Former US president Barack Obama has penned his first article since leaving the Oval Office last Friday (20 January). The piece, published in a prestigious medical journal, takes aim at Republicans' health care plan, or lack thereof.

"Republicans' plan to repeal the [Affordable Care Act] with no plan to replace and improve it is so reckless," Obama wrote in the The New England Journal of Medicine on Thursday, 26 January.

"What the past eight years have taught us," Obama said, "is that health care reform requires an evidence-based, careful approach, driven by what is best for the American people."

Obama's article arrives a week after President Donald Trump signed an executive order designed to disrupt the implementation of the Affordable Care Act (ACA), popularly known as Obamacare. Trump signed the order in one of his first acts President on Inauguration Day, during the afternoon of 20 January.

Trump's order gives the states and others, including healthcare insurers and providers, the flexibility to circumvent the ACA and "waive, defer, grant exemptions from, or delay the implementation of any provision or requirement of the Act" that would put a financial burden on any state "or a cost, fee, tax, penalty, or regulatory burden on individuals", insurance and healthcare providers.

In an interview a week before his inauguration, Trump said he was nearing completion of a plan to provide healthcare "insurance for everybody" in the US. Trump did not reveal the specifics of his plan during the 15 January interview.

"It's very much formulated down to the final strokes. We haven't put it in quite yet but we're going to be doing it soon," Trump said. He added he is waiting for his Secretary of Health nominee Tom Price to be confirmed before moving ahead with an ACA replacement.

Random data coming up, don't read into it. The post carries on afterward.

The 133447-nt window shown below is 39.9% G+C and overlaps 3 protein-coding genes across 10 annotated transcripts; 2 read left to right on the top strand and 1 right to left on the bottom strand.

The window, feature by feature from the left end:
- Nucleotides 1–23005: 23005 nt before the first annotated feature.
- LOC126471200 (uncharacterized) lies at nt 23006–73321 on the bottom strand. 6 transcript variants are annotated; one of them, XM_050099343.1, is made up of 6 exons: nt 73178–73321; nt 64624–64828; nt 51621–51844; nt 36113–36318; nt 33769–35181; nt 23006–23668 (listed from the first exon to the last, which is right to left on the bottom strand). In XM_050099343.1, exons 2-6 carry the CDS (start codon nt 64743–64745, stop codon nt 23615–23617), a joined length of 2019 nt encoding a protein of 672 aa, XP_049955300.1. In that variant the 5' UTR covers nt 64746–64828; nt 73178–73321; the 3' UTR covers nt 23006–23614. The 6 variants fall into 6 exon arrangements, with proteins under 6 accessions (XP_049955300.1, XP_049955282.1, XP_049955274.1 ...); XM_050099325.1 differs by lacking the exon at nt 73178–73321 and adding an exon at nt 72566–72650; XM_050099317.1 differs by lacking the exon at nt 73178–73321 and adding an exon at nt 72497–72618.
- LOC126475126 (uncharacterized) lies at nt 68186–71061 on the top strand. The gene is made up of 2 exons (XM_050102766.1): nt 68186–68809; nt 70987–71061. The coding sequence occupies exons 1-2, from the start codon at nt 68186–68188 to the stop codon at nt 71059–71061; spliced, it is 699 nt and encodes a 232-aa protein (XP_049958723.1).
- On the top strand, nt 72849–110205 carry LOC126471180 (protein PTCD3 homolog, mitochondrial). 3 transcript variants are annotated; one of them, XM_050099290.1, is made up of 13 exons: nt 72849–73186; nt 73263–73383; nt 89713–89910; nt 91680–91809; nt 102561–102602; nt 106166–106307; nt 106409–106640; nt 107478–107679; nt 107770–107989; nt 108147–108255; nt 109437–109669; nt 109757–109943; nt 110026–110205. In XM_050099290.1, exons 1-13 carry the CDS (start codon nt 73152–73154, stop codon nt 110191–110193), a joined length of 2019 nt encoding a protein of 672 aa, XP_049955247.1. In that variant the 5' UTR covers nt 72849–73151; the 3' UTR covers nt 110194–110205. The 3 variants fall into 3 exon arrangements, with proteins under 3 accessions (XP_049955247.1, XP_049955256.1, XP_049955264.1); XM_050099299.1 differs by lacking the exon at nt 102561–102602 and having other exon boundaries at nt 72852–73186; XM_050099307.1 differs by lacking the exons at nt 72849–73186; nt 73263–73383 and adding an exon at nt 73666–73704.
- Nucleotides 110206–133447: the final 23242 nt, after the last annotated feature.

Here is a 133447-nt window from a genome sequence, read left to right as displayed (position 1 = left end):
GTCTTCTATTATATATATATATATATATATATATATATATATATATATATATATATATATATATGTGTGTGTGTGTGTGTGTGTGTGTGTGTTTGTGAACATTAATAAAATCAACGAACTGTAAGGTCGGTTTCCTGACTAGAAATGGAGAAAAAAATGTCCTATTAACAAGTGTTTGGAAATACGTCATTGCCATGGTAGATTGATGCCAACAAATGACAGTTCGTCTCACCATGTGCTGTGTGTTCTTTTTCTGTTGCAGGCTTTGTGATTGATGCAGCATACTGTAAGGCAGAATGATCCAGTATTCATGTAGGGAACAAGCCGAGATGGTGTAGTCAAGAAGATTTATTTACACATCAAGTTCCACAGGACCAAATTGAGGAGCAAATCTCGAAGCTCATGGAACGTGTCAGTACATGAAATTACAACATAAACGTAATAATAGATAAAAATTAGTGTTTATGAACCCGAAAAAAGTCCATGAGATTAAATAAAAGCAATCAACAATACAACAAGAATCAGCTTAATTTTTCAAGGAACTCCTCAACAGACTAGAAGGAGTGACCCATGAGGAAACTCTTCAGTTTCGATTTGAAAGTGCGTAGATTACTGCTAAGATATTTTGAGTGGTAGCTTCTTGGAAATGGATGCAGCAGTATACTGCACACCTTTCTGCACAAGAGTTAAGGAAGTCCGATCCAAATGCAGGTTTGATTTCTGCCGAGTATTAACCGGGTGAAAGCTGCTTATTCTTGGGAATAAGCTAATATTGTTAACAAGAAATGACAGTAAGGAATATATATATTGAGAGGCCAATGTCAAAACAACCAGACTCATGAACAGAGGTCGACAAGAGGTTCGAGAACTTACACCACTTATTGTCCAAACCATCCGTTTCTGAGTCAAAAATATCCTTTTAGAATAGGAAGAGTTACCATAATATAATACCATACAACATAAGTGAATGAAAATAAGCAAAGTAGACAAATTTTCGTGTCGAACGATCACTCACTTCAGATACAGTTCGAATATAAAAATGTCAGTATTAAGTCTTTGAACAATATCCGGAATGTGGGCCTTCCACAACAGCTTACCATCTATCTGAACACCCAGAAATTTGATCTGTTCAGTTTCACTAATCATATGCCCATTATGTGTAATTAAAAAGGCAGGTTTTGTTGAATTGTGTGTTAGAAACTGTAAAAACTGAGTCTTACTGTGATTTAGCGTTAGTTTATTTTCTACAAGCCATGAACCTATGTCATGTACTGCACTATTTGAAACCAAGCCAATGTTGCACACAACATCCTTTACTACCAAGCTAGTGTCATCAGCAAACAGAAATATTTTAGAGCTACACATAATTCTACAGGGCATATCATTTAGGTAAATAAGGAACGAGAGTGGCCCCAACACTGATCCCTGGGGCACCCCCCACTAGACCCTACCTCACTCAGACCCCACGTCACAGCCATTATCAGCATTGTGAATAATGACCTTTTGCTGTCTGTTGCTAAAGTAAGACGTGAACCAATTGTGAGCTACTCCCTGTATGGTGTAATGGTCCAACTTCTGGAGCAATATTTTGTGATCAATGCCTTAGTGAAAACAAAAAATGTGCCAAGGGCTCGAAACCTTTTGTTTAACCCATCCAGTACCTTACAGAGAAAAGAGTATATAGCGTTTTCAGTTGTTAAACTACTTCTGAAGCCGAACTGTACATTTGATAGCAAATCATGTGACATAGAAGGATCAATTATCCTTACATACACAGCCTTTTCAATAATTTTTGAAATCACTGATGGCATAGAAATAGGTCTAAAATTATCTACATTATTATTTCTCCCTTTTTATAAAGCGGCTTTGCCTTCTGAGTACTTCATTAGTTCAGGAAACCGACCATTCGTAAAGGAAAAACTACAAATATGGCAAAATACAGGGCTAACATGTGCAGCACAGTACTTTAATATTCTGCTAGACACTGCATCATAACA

Before Trump said he would offer healthcare for all Americans, Republicans were poised to begin repealing ACA without anything to replace it on the second day of Congress, on 4 January. The move would have left millions of Americans without healthcare insurance.

"Rather than jeopardise financial security and access to care for tens of millions of Americans, policymakers should develop a plan to build on what works before they unravel what is in place," Obama wrote in the medical journal. "Persistent partisan resistance to the ACA has made small as well as significant improvements extremely difficult," he said.

Former president Barack Obama embraces a staff member before boarding Special Air Mission 28000, a Boeing 747 which serves as Air Force One, in Maryland 20 January 2017 Reuters/Brendan McDermid

On Monday (23 January), two Republican senators pushed forward their own plan to partially replace ACA, but also allow some states to keep the act if they find it's working for them.

"While the ACA provides very valuable assistance. The system created by the law is under significant financial stress," said Maine Republican Senator Susan Collins, citing an average increase in insurance premiums of 25% across the 50 US states. Collins and Louisiana Senator and physician Bill Cassidy are proposing The Patient Freedom Act as a replacement to the ACA.

Research by the fact-checking organisation found that the "25% increase" claim was no accurate, as more than 80% of people who face an increased cost of healthcare under the ACA are eligible for tax credits. The tax credits reduce the cost of insurance to pre-ACA levels, or below, but are income-dependant.

This bill would allow states to keep the ACA "if it's working for their residents", Collins said, noting that under Obama's health care plan insurance was extended to 14 million poor Americans.

Collins and Caddidy's bill would keep provisions of the ACA that allow young people to stay on their parent's health insurance policy and a rule that health insurers can't discriminate against people who have preexisting conditions. Several Republican Governors are already fighting to keep the ACA and met with members of the Senate last week.

"I am the first to say we can make improvements," Obama wrote. But he pointed out the success of his act in creating "better-quality and lower-cost care for tens of millions of seniors, individuals with disabilities, and low-income families covered by Medicare, Medicaid, and the Children's Health Insurance Program."

"This approach of 'repeal first and replace later' is, simply put, irresponsible," Obama said. "If a repeal with a delay is enacted, the health care system will be standing on the edge of a cliff."